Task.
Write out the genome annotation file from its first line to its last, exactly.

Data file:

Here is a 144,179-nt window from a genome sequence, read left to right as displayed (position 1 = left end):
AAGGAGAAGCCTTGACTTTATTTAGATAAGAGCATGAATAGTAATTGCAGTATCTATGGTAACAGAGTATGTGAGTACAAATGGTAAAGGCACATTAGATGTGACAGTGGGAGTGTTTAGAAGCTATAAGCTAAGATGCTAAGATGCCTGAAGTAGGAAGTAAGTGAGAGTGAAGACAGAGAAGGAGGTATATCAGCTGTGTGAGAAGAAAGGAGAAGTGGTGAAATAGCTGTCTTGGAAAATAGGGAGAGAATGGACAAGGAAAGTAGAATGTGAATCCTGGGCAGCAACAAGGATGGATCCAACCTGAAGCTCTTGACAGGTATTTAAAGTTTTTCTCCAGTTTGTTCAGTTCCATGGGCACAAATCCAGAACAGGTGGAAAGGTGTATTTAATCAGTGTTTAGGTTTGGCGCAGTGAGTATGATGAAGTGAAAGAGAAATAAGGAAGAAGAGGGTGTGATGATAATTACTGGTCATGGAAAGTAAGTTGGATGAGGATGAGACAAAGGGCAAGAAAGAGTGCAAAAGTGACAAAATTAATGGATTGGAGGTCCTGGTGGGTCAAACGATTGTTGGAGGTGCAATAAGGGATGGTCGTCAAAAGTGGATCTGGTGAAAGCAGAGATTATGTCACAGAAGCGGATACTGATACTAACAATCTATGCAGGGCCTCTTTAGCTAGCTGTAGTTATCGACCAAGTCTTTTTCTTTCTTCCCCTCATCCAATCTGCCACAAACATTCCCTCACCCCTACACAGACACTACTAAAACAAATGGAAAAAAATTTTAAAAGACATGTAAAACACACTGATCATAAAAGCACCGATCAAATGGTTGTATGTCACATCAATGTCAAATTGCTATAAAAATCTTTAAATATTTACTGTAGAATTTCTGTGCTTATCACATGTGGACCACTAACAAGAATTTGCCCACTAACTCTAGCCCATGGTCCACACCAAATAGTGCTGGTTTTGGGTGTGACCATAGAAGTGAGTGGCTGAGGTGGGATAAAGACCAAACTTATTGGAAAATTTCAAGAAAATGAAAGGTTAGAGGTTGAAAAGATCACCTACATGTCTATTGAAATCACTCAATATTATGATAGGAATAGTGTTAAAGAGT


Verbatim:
Here is a 144,179-nt window from a genome sequence, read left to right as displayed (position 1 = left end):
AAGGAGAAGCCTTGACTTTATTTAGATAAGAGCATGAATAGTAATTGCAGTATCTATGGTAACAGAGTATGTGAGTACAAATGGTAAAGGCACATTAGATGTGACAGTGGGAGTGTTTAGAAGCTATAAGCTAAGATGCTAAGATGCCTGAAGTAGGAAGTAAGTGAGAGTGAAGACAGAGAAGGAGGTATATCAGCTGTGTGAGAAGAAAGGAGAAGTGGTGAAATAGCTGTCTTGGAAAATAGGGAGAGAATGGACAAGGAAAGTAGAATGTGAATCCTGGGCAGCAACAAGGATGGATCCAACCTGAAGCTCTTGACAGGTATTTAAAGTTTTTCTCCAGTTTGTTCAGTTCCATGGGCACAAATCCAGAACAGGTGGAAAGGTGTATTTAATCAGTGTTTAGGTTTGGCGCAGTGAGTATGATGAAGTGAAAGAGAAATAAGGAAGAAGAGGGTGTGATGATAATTACTGGTCATGGAAAGTAAGTTGGATGAGGATGAGACAAAGGGCAAGAAAGAGTGCAAAAGTGACAAAATTAATGGATTGGAGGTCCTGGTGGGTCAAACGATTGTTGGAGGTGCAATAAGGGATGGTCGTCAAAAGTGGATCTGGTGAAAGCAGAGATTATGTCACAGAAGCGGATACTGATACTAACAATCTATGCAGGGCCTCTTTAGCTAGCTGTAGTTATCGACCAAGTCTTTTTCTTTCTTCCCCTCATCCAATCTGCCACAAACATTCCCTCACCCCTACACAGACACTACTAAAACAAATGGAAAAAAATTTTAAAAGACATGTAAAACACACTGATCATAAAAGCACCGATCAAATGGTTGTATGTCACATCAATGTCAAATTGCTATAAAAATCTTTAAATATTTACTGTAGAATTTCTGTGCTTATCACATGTGGACCACTAACAAGAATTTGCCCACTAACTCTAGCCCATGGTCCACACCAAATAGTGCTGGTTTTGGGTGTGACCATAGAAGTGAGTGGCTGAGGTGGGATAAAGACCAAACTTATTGGAAAATTTCAAGAAAATGAAAGGTTAGAGGTTGAAAAGATCACCTACATGTCTATTGAAATCACTCAATATTATGATAGGAATAGTGTTAAAGAGT